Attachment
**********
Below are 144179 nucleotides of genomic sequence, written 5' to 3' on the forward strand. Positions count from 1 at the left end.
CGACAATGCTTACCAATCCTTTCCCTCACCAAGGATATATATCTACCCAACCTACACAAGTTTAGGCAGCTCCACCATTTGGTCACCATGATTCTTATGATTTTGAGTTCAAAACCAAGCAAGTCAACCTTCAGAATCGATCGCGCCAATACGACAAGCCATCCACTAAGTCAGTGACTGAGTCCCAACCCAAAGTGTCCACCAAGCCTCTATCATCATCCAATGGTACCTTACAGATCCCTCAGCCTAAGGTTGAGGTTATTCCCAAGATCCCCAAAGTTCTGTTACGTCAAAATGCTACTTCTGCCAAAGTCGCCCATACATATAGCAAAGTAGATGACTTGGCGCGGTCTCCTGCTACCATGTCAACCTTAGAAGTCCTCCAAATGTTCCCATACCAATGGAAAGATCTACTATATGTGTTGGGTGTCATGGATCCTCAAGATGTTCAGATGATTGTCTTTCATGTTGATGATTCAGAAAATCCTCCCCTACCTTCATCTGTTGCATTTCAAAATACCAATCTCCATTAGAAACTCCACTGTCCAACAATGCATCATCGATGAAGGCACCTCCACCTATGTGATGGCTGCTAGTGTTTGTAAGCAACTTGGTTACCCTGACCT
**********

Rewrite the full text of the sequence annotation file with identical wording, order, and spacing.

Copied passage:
Below are 144179 nucleotides of genomic sequence, written 5' to 3' on the forward strand. Positions count from 1 at the left end.
CGACAATGCTTACCAATCCTTTCCCTCACCAAGGATATATATCTACCCAACCTACACAAGTTTAGGCAGCTCCACCATTTGGTCACCATGATTCTTATGATTTTGAGTTCAAAACCAAGCAAGTCAACCTTCAGAATCGATCGCGCCAATACGACAAGCCATCCACTAAGTCAGTGACTGAGTCCCAACCCAAAGTGTCCACCAAGCCTCTATCATCATCCAATGGTACCTTACAGATCCCTCAGCCTAAGGTTGAGGTTATTCCCAAGATCCCCAAAGTTCTGTTACGTCAAAATGCTACTTCTGCCAAAGTCGCCCATACATATAGCAAAGTAGATGACTTGGCGCGGTCTCCTGCTACCATGTCAACCTTAGAAGTCCTCCAAATGTTCCCATACCAATGGAAAGATCTACTATATGTGTTGGGTGTCATGGATCCTCAAGATGTTCAGATGATTGTCTTTCATGTTGATGATTCAGAAAATCCTCCCCTACCTTCATCTGTTGCATTTCAAAATACCAATCTCCATTAGAAACTCCACTGTCCAACAATGCATCATCGATGAAGGCACCTCCACCTATGTGATGGCTGCTAGTGTTTGTAAGCAACTTGGTTACCCTGACCT